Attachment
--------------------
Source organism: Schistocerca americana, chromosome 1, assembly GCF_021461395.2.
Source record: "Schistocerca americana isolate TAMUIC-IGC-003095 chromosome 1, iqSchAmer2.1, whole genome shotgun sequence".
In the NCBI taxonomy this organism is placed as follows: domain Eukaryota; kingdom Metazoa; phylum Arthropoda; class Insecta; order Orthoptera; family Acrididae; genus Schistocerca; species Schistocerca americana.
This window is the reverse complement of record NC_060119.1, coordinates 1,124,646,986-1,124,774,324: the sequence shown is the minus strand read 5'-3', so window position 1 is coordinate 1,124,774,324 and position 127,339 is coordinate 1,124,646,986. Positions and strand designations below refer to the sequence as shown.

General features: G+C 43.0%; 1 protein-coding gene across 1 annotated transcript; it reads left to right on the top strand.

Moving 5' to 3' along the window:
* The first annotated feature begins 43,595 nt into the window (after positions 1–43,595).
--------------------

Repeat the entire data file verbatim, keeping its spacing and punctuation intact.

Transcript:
Source organism: Schistocerca americana, chromosome 1, assembly GCF_021461395.2.
Source record: "Schistocerca americana isolate TAMUIC-IGC-003095 chromosome 1, iqSchAmer2.1, whole genome shotgun sequence".
In the NCBI taxonomy this organism is placed as follows: domain Eukaryota; kingdom Metazoa; phylum Arthropoda; class Insecta; order Orthoptera; family Acrididae; genus Schistocerca; species Schistocerca americana.
This window is the reverse complement of record NC_060119.1, coordinates 1,124,646,986-1,124,774,324: the sequence shown is the minus strand read 5'-3', so window position 1 is coordinate 1,124,774,324 and position 127,339 is coordinate 1,124,646,986. Positions and strand designations below refer to the sequence as shown.

General features: G+C 43.0%; 1 protein-coding gene across 1 annotated transcript; it reads left to right on the top strand.

Moving 5' to 3' along the window:
* The first annotated feature begins 43,595 nt into the window (after positions 1–43,595).